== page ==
Unreal games engine licensed to FBI and other US agencies

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The Unreal computer games engine is being licensed to the FBI and other US government agencies.

The software - which powers titles including Batman: Arkham City, Mass Effect 3 and Infinity Blade - will be used for training programmes.

Developer Epic Games and its partner Virtual Heroes described the deal as a "long-term" agreement to support the technology on web browsers, consoles and handheld devices.

Full financial terms were not revealed.

However, a statement said that an agreement to provide the tech to one of the agencies involved - the Intelligence Advanced Research Projects Activity (IARPA) - was worth more than $10m (£6.3m).

IARPA will use the engine to build what it calls "Serious Games", designed to help intelligence analysts tackle instinctual biases that might colour their findings.

Other planned uses for the "Unreal Government Network" include:

  • The FBI Academy using the tech to develop a virtual multiplayer crime scene in which its agents can carry out training simulations
  • US army medics practicing their skills on an anaesthesiology training application
  • Weapons researchers using the engine as a "visualisation tool"

Virtual Heroes has previously used the Unreal engine to develop America's Army 3, a first-person Call of Duty-style video game designed to promote recruitment to the armed services, and Zero Hour, a title used to help emergency service workers train for terror attacks and other mass casualty incidents.

Cost savings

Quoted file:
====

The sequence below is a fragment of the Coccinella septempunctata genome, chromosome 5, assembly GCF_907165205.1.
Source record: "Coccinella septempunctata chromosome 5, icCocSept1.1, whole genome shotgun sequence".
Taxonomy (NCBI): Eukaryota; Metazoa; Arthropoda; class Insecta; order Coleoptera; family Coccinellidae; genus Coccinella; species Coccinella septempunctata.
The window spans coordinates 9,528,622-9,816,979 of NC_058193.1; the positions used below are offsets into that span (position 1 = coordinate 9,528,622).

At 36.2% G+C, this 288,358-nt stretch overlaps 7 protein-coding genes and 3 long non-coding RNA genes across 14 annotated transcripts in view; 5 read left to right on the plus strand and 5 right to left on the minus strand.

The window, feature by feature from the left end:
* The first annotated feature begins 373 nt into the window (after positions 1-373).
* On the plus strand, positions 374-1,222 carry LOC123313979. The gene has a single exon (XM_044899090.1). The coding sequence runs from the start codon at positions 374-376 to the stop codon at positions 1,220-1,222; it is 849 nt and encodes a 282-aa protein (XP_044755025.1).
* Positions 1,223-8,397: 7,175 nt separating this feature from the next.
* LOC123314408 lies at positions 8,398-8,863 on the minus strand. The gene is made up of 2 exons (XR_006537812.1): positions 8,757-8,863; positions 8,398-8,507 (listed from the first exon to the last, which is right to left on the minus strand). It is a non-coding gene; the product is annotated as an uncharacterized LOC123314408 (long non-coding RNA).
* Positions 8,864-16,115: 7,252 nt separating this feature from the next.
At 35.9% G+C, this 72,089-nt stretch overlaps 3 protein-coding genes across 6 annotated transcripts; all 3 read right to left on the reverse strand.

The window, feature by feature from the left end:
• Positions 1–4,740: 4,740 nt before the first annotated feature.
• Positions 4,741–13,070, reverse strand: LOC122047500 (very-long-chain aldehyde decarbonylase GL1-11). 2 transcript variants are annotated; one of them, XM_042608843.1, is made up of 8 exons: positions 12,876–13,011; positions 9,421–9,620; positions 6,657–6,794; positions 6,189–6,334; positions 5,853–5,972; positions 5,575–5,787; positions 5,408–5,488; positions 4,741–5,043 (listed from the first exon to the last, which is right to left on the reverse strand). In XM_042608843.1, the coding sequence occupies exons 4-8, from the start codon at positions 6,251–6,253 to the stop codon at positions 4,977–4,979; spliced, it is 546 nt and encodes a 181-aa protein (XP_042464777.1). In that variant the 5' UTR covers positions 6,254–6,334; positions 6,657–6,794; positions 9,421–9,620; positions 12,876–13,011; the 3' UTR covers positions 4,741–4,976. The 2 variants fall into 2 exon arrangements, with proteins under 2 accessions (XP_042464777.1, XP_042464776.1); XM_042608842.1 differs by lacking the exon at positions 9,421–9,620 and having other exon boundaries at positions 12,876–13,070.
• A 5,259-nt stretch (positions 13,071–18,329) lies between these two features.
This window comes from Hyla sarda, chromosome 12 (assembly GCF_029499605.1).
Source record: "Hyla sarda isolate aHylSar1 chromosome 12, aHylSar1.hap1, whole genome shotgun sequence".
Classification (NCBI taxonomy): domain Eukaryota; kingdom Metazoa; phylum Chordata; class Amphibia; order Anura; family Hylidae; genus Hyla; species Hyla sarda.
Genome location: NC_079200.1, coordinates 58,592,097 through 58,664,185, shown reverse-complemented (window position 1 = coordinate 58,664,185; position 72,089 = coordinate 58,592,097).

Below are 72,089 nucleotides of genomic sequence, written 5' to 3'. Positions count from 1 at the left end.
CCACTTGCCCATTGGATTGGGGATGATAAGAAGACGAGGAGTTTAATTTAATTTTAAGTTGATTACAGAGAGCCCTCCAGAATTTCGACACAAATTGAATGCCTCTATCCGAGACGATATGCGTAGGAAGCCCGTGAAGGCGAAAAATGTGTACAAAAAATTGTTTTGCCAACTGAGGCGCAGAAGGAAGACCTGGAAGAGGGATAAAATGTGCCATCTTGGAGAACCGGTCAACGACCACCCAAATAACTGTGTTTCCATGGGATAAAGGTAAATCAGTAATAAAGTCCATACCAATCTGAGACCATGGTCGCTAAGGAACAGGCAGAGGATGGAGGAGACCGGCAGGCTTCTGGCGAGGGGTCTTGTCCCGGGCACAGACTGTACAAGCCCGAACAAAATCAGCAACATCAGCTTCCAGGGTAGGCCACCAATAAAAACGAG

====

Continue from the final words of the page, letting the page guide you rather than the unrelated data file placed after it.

HumanSim screenshot Virtual Heroes is developing the Unreal-based HumanSim to help train hospital staff

The announcement follows a speech given earlier this week by Colonel Robert "Pat" White, the deputy commander of the US Army's Combined Arms Center-Training, in which he highlighted gaming's importance to the military.

"Every leader struggles with limited time, dollars and resources," he said.

"Those same leaders know it's better to practice something first before you do it for real in live training. Live training is where our highest risk and greatest expense comes from."

The UK's Ministry of Defence admitted in December that it was also looking to upgrade its computer simulation equipment.

The leader of "Project Kite" told the Guardian: "Military-built simulators were state of the art, but now, for £50, you can buy a commercial game that will be far more realistic than the sorts of tools we were using."

He said he planned to recommend buying in technology from the big gaming companies as part of the solution.

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